mission and they're not necessarily focused on efficiency and 
effectiveness. And I think it's--when you're dealing with those 
types of programs, as I have in Defense with special access 
programs and at Energy with nuclear weapons programs--here at 
CIA, that's all they do, very, very classified areas, very 
classified missions--you need an IG to look at this and shine 
that flashlight, shine that light on those activities to ensure 
that they're adhering to the law, that the programs are being 
run in an efficient and effective manner, and, as I've 
discussed with you in our private discussions, to give the 
taxpayer a seat at the table to make sure that their money, 
hard-earned money, and their taxes are being utilized properly.
    Senator King. And that their Constitution is being abided 
    Mr. Sharpley. That's correct. Yes, sir.
    Senator King. Now, Senator Coburn and I a couple of years 
ago had a provision in the authorization bill that instructed 
the GAO, which has people with full clearance, to do some 
analysis of the siting of physical facilities and whether we 
were efficiently utilizing those facilities. That report 
occurred. Do you view the GAO as a possible ally in your work?
    Mr. Sharpley. Yes, Senator, I do. I understand that GAO is 
working at the request, at the direction of the oversight 
committees. There are policies and procedures that are at CIA 
and across the Office of Director of National Intelligence 
dealing with the work with the GAO.
    I've worked with GAO in the past, and my only concern that 
I have--and this really falls back into my lap--is to reach out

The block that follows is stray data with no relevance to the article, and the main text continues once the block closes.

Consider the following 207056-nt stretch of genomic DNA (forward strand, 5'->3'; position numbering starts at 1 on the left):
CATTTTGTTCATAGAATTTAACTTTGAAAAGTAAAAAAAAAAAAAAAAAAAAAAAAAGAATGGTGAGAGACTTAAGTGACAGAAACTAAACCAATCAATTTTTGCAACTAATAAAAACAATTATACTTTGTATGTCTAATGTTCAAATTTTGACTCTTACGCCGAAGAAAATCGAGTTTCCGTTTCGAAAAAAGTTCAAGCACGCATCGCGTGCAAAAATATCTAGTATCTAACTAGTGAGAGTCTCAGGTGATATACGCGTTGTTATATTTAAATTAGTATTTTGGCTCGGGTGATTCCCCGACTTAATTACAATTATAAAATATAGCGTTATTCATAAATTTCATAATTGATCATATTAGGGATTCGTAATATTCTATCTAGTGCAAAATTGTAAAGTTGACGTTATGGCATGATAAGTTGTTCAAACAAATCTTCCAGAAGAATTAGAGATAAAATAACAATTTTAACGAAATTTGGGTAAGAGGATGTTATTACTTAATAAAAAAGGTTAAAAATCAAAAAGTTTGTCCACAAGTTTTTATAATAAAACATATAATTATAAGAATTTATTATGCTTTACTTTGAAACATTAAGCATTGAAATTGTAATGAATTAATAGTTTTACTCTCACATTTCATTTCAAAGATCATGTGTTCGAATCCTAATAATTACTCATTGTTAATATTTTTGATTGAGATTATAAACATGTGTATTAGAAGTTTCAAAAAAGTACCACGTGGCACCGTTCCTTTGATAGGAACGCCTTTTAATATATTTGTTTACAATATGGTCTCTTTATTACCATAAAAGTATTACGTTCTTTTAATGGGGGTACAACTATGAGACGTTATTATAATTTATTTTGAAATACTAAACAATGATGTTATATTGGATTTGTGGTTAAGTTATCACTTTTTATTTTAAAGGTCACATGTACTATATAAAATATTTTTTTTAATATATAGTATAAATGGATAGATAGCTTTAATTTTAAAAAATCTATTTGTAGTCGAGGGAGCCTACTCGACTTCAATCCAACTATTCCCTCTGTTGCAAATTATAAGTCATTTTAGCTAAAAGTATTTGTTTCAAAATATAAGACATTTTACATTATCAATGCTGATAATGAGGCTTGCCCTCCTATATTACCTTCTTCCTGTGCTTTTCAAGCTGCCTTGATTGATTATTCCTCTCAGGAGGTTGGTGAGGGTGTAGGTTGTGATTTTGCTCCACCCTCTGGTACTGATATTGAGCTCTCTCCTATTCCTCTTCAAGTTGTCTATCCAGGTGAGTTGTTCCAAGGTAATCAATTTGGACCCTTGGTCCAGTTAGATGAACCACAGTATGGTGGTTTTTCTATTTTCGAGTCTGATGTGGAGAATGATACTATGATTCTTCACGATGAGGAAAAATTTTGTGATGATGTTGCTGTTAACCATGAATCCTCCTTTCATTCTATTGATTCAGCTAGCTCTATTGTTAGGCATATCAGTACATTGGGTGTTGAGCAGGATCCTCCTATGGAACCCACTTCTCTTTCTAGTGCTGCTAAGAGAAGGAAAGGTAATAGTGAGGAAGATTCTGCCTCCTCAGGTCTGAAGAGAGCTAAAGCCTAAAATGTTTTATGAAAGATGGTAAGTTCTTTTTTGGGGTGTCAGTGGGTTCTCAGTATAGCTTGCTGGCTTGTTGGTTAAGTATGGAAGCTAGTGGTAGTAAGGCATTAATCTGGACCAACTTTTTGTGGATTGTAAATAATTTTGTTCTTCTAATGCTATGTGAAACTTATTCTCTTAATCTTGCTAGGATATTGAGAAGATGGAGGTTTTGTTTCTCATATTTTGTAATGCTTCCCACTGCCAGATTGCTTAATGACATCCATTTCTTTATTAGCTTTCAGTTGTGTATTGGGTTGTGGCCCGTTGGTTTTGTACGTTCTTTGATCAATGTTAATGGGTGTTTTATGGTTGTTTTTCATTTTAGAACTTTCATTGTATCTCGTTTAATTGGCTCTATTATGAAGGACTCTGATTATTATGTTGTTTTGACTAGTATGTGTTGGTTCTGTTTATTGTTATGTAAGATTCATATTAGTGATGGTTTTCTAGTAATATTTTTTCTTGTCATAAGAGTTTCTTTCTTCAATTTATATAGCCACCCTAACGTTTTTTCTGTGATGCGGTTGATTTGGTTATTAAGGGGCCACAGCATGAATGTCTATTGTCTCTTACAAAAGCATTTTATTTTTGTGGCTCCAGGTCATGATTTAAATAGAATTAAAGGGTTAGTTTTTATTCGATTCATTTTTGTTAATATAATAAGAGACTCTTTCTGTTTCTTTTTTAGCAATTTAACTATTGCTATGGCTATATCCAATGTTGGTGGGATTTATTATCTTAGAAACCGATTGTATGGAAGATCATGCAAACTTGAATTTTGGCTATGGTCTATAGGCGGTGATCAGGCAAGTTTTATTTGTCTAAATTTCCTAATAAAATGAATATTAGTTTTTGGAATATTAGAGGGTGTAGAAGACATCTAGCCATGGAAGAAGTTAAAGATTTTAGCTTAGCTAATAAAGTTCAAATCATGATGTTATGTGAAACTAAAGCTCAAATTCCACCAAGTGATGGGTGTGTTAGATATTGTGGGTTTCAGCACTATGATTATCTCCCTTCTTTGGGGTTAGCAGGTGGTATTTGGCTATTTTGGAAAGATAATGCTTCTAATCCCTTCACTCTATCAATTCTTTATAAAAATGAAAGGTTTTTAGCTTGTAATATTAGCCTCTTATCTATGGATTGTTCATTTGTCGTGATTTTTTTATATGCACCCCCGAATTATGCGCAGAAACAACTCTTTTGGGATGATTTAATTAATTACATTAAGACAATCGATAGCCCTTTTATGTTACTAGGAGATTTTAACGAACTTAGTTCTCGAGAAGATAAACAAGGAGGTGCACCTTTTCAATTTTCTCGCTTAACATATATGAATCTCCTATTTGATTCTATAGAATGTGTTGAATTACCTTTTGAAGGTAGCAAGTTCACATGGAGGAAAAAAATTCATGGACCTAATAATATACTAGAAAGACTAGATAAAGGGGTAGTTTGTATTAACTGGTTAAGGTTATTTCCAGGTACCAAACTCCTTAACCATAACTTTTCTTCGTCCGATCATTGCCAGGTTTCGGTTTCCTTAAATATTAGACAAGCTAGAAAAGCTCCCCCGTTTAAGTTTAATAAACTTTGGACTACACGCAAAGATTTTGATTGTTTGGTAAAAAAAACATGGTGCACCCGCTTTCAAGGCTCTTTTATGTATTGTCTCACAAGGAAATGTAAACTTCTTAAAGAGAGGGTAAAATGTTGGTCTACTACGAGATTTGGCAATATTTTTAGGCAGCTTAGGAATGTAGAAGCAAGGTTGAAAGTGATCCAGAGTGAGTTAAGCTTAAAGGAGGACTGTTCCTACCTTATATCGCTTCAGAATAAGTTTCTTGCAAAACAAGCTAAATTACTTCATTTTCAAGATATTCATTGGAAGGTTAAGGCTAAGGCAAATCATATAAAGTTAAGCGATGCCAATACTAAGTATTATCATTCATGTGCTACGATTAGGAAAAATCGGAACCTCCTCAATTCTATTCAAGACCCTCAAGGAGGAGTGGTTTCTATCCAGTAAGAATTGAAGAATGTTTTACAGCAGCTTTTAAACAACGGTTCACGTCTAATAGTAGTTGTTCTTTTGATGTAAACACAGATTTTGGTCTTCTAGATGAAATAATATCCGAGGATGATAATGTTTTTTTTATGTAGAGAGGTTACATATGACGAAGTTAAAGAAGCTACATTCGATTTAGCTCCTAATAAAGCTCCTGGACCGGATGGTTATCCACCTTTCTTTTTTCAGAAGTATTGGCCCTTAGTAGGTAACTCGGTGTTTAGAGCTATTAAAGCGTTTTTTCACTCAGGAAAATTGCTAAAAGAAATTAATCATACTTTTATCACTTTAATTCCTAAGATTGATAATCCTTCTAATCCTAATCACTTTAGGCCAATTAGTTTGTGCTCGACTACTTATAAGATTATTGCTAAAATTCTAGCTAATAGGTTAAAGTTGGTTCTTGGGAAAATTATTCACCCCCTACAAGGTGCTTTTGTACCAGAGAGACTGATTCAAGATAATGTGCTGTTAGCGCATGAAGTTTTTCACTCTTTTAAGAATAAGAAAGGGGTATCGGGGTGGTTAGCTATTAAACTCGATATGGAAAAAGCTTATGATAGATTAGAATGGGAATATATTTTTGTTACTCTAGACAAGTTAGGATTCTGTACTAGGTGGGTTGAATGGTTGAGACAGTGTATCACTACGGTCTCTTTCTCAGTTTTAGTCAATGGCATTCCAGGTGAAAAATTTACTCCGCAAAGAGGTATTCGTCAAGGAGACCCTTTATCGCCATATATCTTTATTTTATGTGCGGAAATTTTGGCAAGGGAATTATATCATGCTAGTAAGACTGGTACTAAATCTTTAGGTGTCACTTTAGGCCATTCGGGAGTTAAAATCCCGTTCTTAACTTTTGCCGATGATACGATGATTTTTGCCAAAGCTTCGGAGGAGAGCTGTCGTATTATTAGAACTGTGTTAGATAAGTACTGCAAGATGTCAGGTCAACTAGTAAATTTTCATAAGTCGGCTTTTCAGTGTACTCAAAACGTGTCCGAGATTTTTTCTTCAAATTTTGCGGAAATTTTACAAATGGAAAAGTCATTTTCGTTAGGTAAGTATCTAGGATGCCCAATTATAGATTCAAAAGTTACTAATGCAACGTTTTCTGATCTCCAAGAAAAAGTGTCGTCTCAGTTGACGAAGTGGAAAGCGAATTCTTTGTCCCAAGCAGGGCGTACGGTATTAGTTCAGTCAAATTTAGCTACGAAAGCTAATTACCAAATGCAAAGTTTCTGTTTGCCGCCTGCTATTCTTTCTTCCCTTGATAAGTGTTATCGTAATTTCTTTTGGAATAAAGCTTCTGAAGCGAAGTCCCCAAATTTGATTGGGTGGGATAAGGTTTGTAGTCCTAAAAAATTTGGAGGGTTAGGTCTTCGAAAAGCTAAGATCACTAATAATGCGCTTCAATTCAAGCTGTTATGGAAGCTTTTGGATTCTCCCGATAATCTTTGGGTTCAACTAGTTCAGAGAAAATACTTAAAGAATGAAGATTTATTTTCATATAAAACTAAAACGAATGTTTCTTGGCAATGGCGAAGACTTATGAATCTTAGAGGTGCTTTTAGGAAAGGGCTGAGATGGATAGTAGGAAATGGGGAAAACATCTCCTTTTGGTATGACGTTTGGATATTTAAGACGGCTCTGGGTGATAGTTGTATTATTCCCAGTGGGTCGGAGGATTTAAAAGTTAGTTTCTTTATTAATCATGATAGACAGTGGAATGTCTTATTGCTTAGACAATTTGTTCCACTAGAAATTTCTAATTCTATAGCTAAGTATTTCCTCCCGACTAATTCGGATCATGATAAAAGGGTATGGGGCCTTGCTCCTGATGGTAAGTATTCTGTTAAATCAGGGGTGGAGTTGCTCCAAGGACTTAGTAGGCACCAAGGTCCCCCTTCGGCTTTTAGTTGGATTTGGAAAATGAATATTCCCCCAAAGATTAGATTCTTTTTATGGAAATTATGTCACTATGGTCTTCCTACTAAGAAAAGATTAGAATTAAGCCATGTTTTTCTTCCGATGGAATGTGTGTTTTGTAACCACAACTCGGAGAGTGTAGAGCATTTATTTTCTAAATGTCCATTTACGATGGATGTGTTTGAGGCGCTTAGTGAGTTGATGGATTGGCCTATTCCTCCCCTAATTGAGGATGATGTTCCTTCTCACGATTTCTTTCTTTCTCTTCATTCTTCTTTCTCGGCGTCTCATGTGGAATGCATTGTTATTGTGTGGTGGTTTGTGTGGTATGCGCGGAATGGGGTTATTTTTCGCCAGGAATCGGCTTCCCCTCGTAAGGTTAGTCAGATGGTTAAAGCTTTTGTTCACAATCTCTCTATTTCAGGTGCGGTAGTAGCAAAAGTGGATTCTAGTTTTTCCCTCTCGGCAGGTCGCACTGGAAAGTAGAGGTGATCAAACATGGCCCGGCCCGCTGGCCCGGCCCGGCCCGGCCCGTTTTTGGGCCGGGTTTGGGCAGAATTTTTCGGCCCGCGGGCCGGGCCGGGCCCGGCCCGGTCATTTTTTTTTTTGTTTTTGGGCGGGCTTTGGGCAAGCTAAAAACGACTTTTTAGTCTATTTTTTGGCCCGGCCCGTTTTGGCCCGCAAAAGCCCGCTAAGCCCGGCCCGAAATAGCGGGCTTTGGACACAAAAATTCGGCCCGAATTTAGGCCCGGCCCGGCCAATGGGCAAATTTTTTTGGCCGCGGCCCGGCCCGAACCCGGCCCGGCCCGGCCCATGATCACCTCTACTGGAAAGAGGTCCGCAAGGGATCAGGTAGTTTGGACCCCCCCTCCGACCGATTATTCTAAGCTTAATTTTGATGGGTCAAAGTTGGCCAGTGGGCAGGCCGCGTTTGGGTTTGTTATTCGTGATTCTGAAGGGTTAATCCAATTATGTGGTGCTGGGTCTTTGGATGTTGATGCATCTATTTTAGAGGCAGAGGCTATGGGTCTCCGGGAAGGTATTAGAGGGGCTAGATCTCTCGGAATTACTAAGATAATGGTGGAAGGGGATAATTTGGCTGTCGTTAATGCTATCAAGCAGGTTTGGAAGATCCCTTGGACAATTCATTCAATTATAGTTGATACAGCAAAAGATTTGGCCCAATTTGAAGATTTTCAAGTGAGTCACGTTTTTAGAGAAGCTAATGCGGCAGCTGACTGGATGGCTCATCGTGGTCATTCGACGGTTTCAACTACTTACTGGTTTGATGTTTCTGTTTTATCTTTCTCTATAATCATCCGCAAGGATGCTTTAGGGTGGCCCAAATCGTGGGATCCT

to GAO when they start work and do work at Central Intelligence 
Agency, that they check with us to ensure that the work that 
we've done--and we may have products that are useful, and this 
would be inefficient if we've already done work, independent 
work in that.
    Senator King. I wouldn't want the GAO to add to the 
inefficiency. I understand your concern. But what you're 
telling me is that you in certain situations would view the GAO 
as an ally, as an asset of your office.
    Mr. Sharpley. Yes, I would.
    Senator King. Thank you. I appreciate that.
    One final question. Do you view checking on or reviewing 
the integrity of the analytic process and the intelligence 
production process as part of your bailiwick in terms of your 
    Mr. Sharpley. Yes, Senator, I do.
    Senator King. I think I want to emphasize that, because 
there's a grave danger. And you indicated, I think, earlier, 
talking about mission and operations, that there's a danger of 
contamination of intelligence product because of commitment to 
the mission, if you will. And again, you're one of the few 
bulwarks against that in this system of oversight of what is 
otherwise a secretive agency.
    Mr. Sharpley. Yes, sir. I agree with that. We do have a 
body of work that we have looked at analytic objectivity. We 
plan in the coming year and out years, if I am confirmed, to 
continue our work in that area. I think it's a very important 
    Senator King. I want to emphasize the importance of that, 
because if you look back over the past 50 years, many of our 
foreign policy disasters were based upon skewed intelligence, 
based upon the desires of the policymakers, whether it was the 
Bay of Pigs, Vietnam, Iraq, whatever. And so I want to really 
emphasize that analytic integrity, it seems to me, and 
objectivity is an absolutely key function because human nature 
is always to tell the boss what they want to hear.
    Mr. Sharpley. Sure.
    Senator King. And you are one of the people that sits 
astride that process, and I hope you'll take that 
responsibility especially seriously.
    Mr. Sharpley. Senator, I understand your concern. I share 
it. You have my commitment to take that--to take on that issue 
and continue to look at it.
    Senator King. Thank you.
    Thank you, Mr. Chairman.
    Chairman Burr. Senator Manchin.
    Senator Manchin. Thank you, Mr. Chairman.
    Thank you, Mr. Sharpley, for being here today.
    Mr. Sharpley. Thank you, sir.
    Senator Manchin. Having your family with you for support, I 
appreciate that. And the fact that you served as Inspector 
General at a variety of levels, maybe you might want to explain 
how that prepared you for the job that we're asking you to do 
or that you're asking us to confirm you to do----
    Mr. Sharpley. Yes, sir.